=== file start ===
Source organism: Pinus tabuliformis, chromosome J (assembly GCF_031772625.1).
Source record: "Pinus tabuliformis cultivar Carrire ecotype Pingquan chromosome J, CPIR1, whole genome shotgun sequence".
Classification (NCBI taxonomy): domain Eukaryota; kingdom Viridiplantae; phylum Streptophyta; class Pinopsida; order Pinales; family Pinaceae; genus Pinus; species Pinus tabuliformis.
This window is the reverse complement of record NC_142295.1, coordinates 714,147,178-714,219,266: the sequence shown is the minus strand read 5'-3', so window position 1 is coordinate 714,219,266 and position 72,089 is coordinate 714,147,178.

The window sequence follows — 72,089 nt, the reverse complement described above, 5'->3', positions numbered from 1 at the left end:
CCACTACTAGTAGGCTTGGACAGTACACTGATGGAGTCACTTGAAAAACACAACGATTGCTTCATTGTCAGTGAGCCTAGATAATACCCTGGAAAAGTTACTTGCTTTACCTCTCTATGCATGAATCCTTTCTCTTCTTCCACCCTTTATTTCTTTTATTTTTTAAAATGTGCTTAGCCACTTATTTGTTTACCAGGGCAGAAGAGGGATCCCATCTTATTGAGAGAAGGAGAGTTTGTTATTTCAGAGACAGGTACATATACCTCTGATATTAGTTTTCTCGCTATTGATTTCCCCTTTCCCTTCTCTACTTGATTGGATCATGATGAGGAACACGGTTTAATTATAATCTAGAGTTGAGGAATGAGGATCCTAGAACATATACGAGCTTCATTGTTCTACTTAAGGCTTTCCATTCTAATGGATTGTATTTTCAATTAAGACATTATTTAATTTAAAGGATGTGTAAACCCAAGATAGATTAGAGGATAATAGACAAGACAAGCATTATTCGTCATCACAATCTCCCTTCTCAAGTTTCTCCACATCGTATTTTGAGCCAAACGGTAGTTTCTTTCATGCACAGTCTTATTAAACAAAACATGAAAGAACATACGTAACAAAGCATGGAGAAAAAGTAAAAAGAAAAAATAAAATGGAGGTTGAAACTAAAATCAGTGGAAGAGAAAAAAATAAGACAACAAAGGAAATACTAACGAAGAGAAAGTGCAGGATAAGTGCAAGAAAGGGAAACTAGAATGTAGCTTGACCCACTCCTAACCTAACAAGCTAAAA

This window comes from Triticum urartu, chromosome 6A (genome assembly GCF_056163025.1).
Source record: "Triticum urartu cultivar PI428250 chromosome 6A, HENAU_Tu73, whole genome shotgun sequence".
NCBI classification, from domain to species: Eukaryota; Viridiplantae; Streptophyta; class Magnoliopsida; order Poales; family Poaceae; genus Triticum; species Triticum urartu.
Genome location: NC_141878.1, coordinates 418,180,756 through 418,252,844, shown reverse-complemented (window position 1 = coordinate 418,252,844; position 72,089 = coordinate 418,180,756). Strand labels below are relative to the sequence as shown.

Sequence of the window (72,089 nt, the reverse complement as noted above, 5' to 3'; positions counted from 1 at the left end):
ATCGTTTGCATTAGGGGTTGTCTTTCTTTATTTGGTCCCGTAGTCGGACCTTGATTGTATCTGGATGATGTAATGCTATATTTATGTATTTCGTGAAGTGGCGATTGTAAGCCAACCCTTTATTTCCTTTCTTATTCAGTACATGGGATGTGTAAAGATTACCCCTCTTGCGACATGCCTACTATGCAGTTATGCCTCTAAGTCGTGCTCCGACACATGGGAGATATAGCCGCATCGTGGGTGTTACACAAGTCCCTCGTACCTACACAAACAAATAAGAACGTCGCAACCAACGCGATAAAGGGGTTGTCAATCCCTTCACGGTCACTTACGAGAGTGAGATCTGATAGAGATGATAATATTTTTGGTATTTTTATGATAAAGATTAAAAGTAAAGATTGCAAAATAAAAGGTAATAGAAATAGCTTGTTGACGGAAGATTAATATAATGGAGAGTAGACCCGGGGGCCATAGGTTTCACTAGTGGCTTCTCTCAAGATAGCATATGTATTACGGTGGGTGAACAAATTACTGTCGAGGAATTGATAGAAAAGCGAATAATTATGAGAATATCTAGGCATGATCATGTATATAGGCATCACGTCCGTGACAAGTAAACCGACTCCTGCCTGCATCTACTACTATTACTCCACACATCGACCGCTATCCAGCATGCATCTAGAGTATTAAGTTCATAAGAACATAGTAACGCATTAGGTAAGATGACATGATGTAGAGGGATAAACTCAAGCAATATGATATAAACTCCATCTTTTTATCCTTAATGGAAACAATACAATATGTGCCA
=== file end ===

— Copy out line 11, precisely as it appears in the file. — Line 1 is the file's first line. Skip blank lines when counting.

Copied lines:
Sequence of the window (72,089 nt, the reverse complement as noted above, 5' to 3'; positions counted from 1 at the left end):